The following is the Aug. 4, 2020, Congressional Research Service report, Emerging Military Technologies: Background and Issues for Congress.
From the report
Members of Congress and Pentagon officials are increasingly focused on developing emerging military technologies to enhance U.S. national security and keep pace with U.S. competitors. The U.S. military has long relied upon technological superiority to ensure its dominance in conflict and to underwrite U.S. national security. In recent years, however, technology has both rapidly evolved and rapidly proliferated—largely as a result of advances in the commercial sector. As former Secretary of Defense Chuck Hagel observed, this development has threatened to erode the United States’ traditional sources of military advantage. The Department of Defense (DOD) has undertaken a number of initiatives to arrest this trend. For example, in 2014, DOD announced the Third Offset Strategy, an effort to exploit emerging technologies for military and security purposes as well as associated strategies, tactics, and concepts of operation. In support of this strategy, DOD established a number of organizations focused on defense innovation, including the Defense Innovation Unit and the Defense Wargaming Alignment Group.
More recently, the 2018 National Defense Strategy echoed the underpinnings of the Third Offset Strategy, noting that U.S. national security will likely be
affected by rapid technological advancements and the changing character of war…. New technologies include advanced computing, “big data” analytics, artificial intelligence, autonomy, robotics, directed energy, hypersonics, and biotechnology—the very technologies that ensure we will be able to fight and win the wars of the future.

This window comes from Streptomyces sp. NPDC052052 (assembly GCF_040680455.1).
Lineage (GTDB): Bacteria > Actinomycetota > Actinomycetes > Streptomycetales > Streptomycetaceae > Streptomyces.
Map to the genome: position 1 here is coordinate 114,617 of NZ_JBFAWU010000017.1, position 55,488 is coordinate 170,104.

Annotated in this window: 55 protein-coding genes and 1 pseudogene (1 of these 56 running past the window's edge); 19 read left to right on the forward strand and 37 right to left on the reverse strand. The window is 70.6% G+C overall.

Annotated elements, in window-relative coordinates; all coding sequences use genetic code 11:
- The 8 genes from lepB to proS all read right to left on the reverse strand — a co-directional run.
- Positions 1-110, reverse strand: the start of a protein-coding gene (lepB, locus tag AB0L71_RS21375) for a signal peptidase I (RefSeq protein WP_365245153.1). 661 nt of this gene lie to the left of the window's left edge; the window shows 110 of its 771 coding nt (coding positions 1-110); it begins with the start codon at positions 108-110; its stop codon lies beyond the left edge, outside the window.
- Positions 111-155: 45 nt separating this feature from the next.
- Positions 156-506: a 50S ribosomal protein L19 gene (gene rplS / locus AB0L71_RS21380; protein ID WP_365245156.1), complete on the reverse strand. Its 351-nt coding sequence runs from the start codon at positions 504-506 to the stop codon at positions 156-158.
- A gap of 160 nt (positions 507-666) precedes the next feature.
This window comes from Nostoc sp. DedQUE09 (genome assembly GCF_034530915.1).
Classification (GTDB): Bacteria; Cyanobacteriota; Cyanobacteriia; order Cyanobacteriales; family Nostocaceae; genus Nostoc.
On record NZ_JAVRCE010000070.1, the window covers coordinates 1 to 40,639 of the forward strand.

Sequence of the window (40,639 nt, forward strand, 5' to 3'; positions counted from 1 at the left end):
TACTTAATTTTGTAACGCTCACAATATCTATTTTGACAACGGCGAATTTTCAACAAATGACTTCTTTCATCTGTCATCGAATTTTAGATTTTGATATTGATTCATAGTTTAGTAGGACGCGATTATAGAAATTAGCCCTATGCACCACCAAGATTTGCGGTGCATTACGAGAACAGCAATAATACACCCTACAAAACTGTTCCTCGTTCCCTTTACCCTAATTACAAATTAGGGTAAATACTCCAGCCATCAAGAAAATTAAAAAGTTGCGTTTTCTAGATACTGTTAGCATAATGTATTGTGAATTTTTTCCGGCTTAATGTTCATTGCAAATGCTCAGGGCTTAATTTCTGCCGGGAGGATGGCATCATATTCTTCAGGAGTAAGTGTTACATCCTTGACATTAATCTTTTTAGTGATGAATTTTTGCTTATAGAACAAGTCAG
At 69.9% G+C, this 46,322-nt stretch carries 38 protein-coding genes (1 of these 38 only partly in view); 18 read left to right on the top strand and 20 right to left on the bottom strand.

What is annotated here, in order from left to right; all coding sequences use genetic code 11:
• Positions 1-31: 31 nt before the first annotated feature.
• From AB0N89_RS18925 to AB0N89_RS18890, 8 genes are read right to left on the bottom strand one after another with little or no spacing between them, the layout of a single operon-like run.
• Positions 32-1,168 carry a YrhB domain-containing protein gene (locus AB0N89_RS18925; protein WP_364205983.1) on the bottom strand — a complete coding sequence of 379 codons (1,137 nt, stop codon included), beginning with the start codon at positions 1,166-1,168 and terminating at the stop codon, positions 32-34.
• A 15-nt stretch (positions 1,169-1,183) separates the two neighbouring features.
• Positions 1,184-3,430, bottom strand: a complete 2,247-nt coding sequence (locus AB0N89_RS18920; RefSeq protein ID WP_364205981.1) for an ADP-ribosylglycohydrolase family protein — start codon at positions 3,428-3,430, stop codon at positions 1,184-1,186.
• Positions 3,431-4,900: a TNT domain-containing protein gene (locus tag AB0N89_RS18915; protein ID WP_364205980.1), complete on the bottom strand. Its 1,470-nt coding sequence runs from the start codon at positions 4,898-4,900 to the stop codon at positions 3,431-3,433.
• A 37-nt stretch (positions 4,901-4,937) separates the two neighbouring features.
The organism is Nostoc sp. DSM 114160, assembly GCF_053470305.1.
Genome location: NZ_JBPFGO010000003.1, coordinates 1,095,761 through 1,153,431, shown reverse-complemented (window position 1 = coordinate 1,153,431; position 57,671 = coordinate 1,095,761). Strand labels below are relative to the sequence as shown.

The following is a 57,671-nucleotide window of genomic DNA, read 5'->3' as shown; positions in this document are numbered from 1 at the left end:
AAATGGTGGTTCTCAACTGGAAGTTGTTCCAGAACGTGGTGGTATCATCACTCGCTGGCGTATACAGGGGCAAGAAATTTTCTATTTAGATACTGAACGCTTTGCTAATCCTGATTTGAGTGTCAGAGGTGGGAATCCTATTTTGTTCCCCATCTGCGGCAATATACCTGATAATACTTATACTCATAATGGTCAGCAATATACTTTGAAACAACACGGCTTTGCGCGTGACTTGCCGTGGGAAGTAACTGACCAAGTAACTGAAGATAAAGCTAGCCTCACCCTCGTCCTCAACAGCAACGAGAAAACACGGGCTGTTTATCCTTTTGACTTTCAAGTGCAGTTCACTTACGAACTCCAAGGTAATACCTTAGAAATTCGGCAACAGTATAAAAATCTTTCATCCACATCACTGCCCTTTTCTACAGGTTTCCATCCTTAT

The United States is the leader in developing many of these technologies. However, China and Russia—key strategic competitors—are making steady progress in developing advanced military technologies. As these technologies are integrated into foreign and domestic military forces and deployed, they could hold significant implications for the future of international security writ large, and will have to be a significant focus for Congress, both in terms of funding and program oversight.
This report provides an overview of selected emerging military technologies in the United States, China, and Russia:
- artificial intelligence,
- lethal autonomous weapons,
- hypersonic weapons,
- directed energy weapons,
- biotechnology, and
- quantum technology.
It also discusses relevant initiatives within international institutions to monitor or regulate these technologies, considers the potential implications of emerging military technologies for warfighting, and outlines associated issues for Congress. These issues include the level and stability of funding for emerging technologies, the management structure for emerging technologies, the challenges associated with recruiting and retaining technology workers, the acquisitions process for rapidly evolving and dual-use technologies, the protection of emerging technologies from theft and expropriation, and the governance and regulation of emerging technologies. Such issues could hold implications for congressional authorization, appropriation, oversight, and treaty-making.
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